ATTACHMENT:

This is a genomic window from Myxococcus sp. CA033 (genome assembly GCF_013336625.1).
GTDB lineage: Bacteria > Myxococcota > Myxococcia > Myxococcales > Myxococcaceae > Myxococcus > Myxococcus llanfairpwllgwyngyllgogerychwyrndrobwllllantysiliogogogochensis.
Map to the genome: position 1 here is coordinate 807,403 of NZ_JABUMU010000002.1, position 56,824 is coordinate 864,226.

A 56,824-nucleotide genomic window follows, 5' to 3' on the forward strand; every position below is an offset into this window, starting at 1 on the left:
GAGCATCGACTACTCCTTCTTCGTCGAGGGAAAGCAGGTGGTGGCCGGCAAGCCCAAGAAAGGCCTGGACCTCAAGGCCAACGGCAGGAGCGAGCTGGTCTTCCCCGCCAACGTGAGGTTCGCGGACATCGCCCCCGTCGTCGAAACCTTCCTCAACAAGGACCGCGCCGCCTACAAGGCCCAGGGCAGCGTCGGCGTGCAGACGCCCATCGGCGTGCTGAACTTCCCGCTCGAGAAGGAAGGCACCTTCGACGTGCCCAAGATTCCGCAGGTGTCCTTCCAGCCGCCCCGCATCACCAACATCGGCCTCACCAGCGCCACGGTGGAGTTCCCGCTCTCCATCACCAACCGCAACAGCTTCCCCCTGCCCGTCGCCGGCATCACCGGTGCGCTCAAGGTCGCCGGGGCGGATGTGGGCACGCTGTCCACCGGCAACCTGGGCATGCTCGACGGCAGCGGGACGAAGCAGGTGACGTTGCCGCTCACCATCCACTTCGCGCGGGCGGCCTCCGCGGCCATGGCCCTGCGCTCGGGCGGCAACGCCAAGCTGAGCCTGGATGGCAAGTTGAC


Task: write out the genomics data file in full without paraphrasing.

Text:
This is a genomic window from Myxococcus sp. CA033 (genome assembly GCF_013336625.1).
GTDB lineage: Bacteria > Myxococcota > Myxococcia > Myxococcales > Myxococcaceae > Myxococcus > Myxococcus llanfairpwllgwyngyllgogerychwyrndrobwllllantysiliogogogochensis.
Map to the genome: position 1 here is coordinate 807,403 of NZ_JABUMU010000002.1, position 56,824 is coordinate 864,226.

A 56,824-nucleotide genomic window follows, 5' to 3' on the forward strand; every position below is an offset into this window, starting at 1 on the left:
GAGCATCGACTACTCCTTCTTCGTCGAGGGAAAGCAGGTGGTGGCCGGCAAGCCCAAGAAAGGCCTGGACCTCAAGGCCAACGGCAGGAGCGAGCTGGTCTTCCCCGCCAACGTGAGGTTCGCGGACATCGCCCCCGTCGTCGAAACCTTCCTCAACAAGGACCGCGCCGCCTACAAGGCCCAGGGCAGCGTCGGCGTGCAGACGCCCATCGGCGTGCTGAACTTCCCGCTCGAGAAGGAAGGCACCTTCGACGTGCCCAAGATTCCGCAGGTGTCCTTCCAGCCGCCCCGCATCACCAACATCGGCCTCACCAGCGCCACGGTGGAGTTCCCGCTCTCCATCACCAACCGCAACAGCTTCCCCCTGCCCGTCGCCGGCATCACCGGTGCGCTCAAGGTCGCCGGGGCGGATGTGGGCACGCTGTCCACCGGCAACCTGGGCATGCTCGACGGCAGCGGGACGAAGCAGGTGACGTTGCCGCTCACCATCCACTTCGCGCGGGCGGCCTCCGCGGCCATGGCCCTGCGCTCGGGCGGCAACGCCAAGCTGAGCCTGGATGGCAAGTTGAC